Accuracy is important to making this joint, so before machining your stock, double-check and adjust your tablesaw blade to make it square with the tabletop. Then adjust your jointer's fence dead-on square with its bed.
For these sectional tables, we made all the legs and two sets of rails the same width and thickness. To begin, machine the legs and rail pieces to the same width and thickness before cutting the pieces to length. Save the cut-offs to test your dado-blade height. Cut 45° miters on the ends of each rail without reducing its length.
Next, using a dado stack that's a hair wider than half the width of the project parts, make test cuts in the cut-off scraps until the blade cuts half the part thickness, as shown below. Lock the saw's blade height to prevent slipping.
Now you're ready to begin cutting the joints, starting with the legs.
1. Begin dadoing the legs
Mark the dado start on one leg. Clamp a stopblock to a miter-gauge extension, and make dadoes on two adjacent faces of each leg.
2. Use Rails to mark dadoes
Place one edge of a rail at the edge of a dado on one of the legs. Then use a crafts knife to mark the other edge of the dado.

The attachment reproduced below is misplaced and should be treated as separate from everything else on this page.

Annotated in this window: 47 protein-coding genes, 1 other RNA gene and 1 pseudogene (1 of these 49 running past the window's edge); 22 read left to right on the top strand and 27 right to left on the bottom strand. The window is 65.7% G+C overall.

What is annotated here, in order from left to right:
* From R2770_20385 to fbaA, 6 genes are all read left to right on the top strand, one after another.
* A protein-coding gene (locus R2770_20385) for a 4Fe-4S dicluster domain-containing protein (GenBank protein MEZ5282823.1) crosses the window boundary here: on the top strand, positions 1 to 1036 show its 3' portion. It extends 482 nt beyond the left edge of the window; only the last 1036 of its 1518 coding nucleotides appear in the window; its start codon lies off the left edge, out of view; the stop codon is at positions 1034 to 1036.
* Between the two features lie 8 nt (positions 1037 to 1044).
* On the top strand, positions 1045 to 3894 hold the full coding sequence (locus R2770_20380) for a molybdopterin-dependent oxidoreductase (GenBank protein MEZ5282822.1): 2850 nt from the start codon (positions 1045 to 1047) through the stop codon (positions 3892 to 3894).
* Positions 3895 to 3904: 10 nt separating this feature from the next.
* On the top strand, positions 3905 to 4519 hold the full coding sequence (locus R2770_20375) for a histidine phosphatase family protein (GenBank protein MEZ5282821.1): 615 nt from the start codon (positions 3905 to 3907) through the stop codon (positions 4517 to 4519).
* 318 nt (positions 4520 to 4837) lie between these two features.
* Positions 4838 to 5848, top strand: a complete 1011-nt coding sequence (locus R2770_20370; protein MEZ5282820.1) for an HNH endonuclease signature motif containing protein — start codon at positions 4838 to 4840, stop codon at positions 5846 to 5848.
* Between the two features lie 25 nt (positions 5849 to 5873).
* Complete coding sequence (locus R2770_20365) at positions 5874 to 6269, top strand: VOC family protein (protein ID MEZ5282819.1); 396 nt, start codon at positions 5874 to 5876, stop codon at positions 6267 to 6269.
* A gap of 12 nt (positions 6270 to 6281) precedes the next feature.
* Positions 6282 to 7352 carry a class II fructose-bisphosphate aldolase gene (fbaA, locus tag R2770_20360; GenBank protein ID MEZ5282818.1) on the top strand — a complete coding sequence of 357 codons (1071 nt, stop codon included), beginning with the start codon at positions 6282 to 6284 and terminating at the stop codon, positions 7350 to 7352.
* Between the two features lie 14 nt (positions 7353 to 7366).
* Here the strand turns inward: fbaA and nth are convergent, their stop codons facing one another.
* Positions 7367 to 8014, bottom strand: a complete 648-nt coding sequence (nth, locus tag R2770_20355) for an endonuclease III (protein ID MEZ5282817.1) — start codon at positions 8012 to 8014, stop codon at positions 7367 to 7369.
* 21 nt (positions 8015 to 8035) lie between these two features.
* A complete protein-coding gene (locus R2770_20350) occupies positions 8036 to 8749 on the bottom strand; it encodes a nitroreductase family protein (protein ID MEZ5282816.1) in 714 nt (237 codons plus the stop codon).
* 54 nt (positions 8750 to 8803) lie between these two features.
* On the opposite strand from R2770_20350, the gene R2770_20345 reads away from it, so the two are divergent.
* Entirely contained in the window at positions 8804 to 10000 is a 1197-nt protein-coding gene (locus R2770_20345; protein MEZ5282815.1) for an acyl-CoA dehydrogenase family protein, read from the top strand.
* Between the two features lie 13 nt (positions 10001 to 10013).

3. Reset your dado stopblock
Align the score mark with the dado blade, and reposition the stopblock. Rotate the workpiece, dado down, and cut the other half of the dado on the two adjoining faces.
4. Test fit the first full dado
Use cut-off scrap to test the fit before making the remaining cuts on each leg.
5. Rabbet the rail parts
Now, rabbet the mitered ends of the rails. Gradually reposition a stopblock until you rabbet to the edge of the miter. Cut identical rabbets on both ends of each apron part.
6. Check the miter fit
Rails should fit snugly within the dadoes, with the mitered end flush with the corner of the table leg. If they don't fit, you'll need to adjust the joint using a sanding block, as shown in the next step.
7. Sand to fine-tune joints
Test-fit the rail parts in the leg dadoes. If the faces aren't flush, gently sand the rail rabbet with a 100-grit sanding block with abrasive on just one surface.
8. Glue and clamp
Working on a dead-flat surface, apply clamping pressure to where the rails overlap the legs. Check for square at each joint and that all four legs touch the surface. Allow the glue-up to dry for at least four hours.
9. Sand pieces flush
Using a random-orbit sander to avoid cross-grain scratches, sand the rails and legs flush up to 180 grit. Avoid accidentally rounding over the edges and corners. Hand-sand inside corners to 180 grit.